A minister who was very fond of pure, hot horseradish always kept a bottle of it on his dining room table. He offered some to a guest, who took a big spoonful.
When the guest finally was able to speak, he gasped, “I’ve heard many ministers preach hellfire, but you are the first one I’ve met who passed out a sample of it.”
An elderly woman walked into the local country church. The friendly usher greeted her at the door and helped her up the flight of steps. “Where would you like to sit?” he asked politely.
“The front row please.” she answered.
“You really don’t want to do that”, the usher said. “The pastor is really boring.”
“Do you happen to know who I am?” the woman inquired.
“No.” he said.
“I’m the pastor’s mother,” she replied indignantly.
“Do you know who I am?” he asked.
“No.” she said.
“Good”, he answered.
Over at the Baptist Church, Dexter Rice, the Sunday School teacher, was telling his class the story of the Prodigal Son. Wishing to emphasize the resentful attitude of the elder brother, he laid stress on this part of the parable.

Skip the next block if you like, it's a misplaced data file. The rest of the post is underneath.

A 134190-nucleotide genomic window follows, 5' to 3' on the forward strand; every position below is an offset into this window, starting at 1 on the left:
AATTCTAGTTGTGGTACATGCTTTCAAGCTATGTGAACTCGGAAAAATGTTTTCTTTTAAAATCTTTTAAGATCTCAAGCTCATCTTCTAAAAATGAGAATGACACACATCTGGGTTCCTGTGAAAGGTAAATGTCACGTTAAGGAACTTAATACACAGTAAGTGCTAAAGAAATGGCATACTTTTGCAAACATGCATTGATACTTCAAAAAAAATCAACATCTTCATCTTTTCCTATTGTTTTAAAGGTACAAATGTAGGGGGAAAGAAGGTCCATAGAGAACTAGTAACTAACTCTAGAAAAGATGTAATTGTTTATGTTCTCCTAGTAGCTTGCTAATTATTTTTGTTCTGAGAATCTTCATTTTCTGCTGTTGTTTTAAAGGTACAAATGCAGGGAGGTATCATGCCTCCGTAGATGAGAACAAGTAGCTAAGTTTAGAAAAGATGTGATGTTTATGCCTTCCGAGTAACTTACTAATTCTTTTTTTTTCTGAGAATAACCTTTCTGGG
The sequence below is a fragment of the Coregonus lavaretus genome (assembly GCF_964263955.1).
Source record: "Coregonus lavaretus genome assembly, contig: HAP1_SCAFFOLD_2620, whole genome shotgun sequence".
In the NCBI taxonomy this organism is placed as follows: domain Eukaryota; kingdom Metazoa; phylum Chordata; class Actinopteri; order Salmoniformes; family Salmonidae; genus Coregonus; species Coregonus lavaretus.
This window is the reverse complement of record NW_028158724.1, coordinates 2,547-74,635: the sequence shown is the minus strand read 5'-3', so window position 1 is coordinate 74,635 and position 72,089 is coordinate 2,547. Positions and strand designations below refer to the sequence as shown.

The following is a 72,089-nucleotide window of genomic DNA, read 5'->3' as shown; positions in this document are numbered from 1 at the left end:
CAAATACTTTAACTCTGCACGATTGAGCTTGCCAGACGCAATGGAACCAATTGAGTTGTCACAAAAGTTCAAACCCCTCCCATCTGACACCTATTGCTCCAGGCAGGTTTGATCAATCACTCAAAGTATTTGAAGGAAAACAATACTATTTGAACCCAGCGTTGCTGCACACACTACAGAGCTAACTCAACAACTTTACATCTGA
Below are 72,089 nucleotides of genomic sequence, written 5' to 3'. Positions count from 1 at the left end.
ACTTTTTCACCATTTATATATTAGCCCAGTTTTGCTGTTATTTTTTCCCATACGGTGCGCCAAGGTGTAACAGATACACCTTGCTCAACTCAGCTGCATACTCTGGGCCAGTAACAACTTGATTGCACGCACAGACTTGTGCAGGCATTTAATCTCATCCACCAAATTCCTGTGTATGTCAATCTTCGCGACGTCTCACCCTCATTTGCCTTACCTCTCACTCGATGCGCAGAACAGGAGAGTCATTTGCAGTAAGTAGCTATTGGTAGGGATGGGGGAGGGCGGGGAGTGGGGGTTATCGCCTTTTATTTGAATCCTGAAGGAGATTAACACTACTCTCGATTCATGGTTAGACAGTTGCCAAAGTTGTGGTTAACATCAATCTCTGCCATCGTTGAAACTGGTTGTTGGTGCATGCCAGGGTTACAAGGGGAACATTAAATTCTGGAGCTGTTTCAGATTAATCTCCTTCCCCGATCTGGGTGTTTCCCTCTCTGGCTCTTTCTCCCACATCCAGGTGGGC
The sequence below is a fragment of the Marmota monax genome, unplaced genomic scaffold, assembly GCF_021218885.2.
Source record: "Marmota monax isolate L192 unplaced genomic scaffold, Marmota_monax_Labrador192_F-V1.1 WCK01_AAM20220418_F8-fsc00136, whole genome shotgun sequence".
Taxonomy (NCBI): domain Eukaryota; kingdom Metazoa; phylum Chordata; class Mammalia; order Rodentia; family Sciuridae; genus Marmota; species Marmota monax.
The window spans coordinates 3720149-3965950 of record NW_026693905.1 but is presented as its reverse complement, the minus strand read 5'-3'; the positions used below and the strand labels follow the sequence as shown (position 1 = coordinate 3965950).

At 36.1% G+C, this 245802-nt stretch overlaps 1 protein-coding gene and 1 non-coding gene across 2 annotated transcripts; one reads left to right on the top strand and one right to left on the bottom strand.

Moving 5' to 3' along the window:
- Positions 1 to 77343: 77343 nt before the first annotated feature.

After describing the rejoicing of the household over the return of the wayward son, Dexter spoke of one who, in the midst of the festivities, failed to share in the jubilant spirit of the occasion. “Can anybody in the class,” he asked, “tell me who this was?”
Nine year old Olivia Crombie had been listening sympathetically to the story. She waved her hand in the air. “I know!” she said beamingly. “It was the fatted calf.”
A Sunday School helper was delivering a station wagon full of kids home one day when a fire truck zoomed past. Sitting in the front seat of the fire truck was a Dalmatian dog. The children began discussing the dog’s duties.
“They use him to keep crowds back,” said one youngster.
“No,” said another, “he’s just for good luck.”
A third child brought the argument to a close. “They use the dogs,” she said firmly, “to find the fire hydrant.”